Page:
Karen Block, editor with Turquoise Morning Press in Kentucky, enlightened me on the inner workings of a publishing house.
Let’s start at the beginning, Karen. What is the first step for a writer wishing to be published by Turquoise Morning Press, aside from checking out the website www.turquoisemorningpress.com?
We ask for a query and the first three chapters. The author should state the genre and it is helpful to know the intended audience. The executive editor then assigns one of the editors that works with that genre to read the sample chapters.
What is your genre?
I’ve been getting young adult, paranormals – which are my favourite, thrillers, and suspense. All have a level of romance to them but I don’t edit erotica.
How important is it to know the intended audience?
It’s very important, particularly if an editor is reading a manuscript intended for a specific age group and some of the content is clearly not appropriate. The editor can do a thorough job only if he/she knows the audience the author is trying to reach.
So much emphasis is put on those first three chapters. The rest of the book could be incredibly good but the author choked at the beginning. I’ve attended writers forums where it is suggested that a first time writer hire someone to edit their book before sending them out to a publisher.
I get a lot of new authors who hire me to go through their manuscript and help get it into a submittal state.
Actually, a writer is better off having a bad manuscript turned down than published.
I read the first book that one of my favourite authors published and it was awful. I heard that she’s embarrassed about it.
Sometimes with first time authors, it is necessary to see the full manuscript. I read the first three chapters, skip to the middle of the book, and read a chapter, then go to the ending to see what happens there. If there are too many mistakes or if the manuscript is too rough, I decline.
If the book sounds lame, I write a very nice let-down letter.
You don’t use form letters?
No. Turquoise Morning Press is a young publishing house and there is still a hands-on approach. A rejection is absolutely devastating and a form letter tells the author nothing about what they’ve done wrong. I usually give them three or four pages of what went wrong.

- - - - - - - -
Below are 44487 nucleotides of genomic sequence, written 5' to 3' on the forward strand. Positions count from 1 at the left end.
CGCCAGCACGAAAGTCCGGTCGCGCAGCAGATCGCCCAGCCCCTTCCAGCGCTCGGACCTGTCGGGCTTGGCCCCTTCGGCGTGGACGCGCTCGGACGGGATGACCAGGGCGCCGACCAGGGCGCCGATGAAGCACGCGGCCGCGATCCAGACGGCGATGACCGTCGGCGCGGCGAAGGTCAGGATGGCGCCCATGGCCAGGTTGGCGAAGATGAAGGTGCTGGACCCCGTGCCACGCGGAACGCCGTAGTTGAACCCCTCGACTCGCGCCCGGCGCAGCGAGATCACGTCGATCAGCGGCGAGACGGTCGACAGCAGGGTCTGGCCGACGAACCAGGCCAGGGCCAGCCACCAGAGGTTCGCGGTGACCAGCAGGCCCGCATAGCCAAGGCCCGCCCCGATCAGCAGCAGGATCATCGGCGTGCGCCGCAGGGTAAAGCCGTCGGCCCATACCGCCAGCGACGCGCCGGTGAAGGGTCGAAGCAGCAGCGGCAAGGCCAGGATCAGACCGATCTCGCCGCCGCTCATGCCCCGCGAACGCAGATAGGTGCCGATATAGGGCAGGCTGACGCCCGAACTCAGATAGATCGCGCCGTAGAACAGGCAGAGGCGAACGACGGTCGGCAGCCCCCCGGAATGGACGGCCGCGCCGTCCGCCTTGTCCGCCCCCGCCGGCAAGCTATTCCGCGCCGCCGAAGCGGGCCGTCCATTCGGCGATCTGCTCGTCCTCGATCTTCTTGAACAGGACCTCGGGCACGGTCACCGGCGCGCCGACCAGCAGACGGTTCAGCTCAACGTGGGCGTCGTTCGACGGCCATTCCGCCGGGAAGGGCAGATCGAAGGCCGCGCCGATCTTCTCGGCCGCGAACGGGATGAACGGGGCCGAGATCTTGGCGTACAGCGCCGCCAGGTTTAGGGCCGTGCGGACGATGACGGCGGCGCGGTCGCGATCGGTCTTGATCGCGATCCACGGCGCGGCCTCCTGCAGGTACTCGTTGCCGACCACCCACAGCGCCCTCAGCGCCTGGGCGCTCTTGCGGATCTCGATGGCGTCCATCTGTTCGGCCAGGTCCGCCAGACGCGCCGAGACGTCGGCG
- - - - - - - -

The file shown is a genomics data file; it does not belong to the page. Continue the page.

That’s amazing! How soon can you tell if it is a good manuscript?
I read enough of the book to get a feel for it but I usually know in the first chapter. If it has potential, I send a recommendation to the executive editor. The executive editor meets with the senior editor. The Acquisitions Committee meets once a month to discuss potential publications.
Is that why it can sometimes take months for a writer to receive a reply from a query?
I think so. Big publishing houses in New York have thousands of manuscripts coming in. They have readers that sort through the slush. I’m not sure but there are probably fifteen of us at Turquoise Morning Press. Our publishing company has a good stable of writers but it is not as large.
Tell me more about the Acquisitions Committee.
They decide on the submissions to be published and consider possible release dates. At that point, they give the authors a formal acceptance and a publish date is established. An editor generally has two months of intensive editing and working closely with the writer to meet the deadline to go to the publisher for galley.
Two months isn’t a very long time. It’s my impression that most publishers want a manuscript that is pretty much ready to go. Do you agree?
Some writers submit books that are ready to go – almost word perfect. Not everyone writes that way.
No, most manuscripts are not word perfect, Karen. Your services are very much required.
Read Karen Block’s profile at http://www.romancenovelcenter.com/karenblock
For Karen’s Ten Tips to Writers check the September 3 blog http://phyllishumby.blogspot.ca/2012/09/writing-with-editor-karen-block.html
For Karen’s views on writing romance, check the September 17 blog http://phyllishumby.blogspot.ca/2012/09/editor-karen-block-talks-to-write-break.html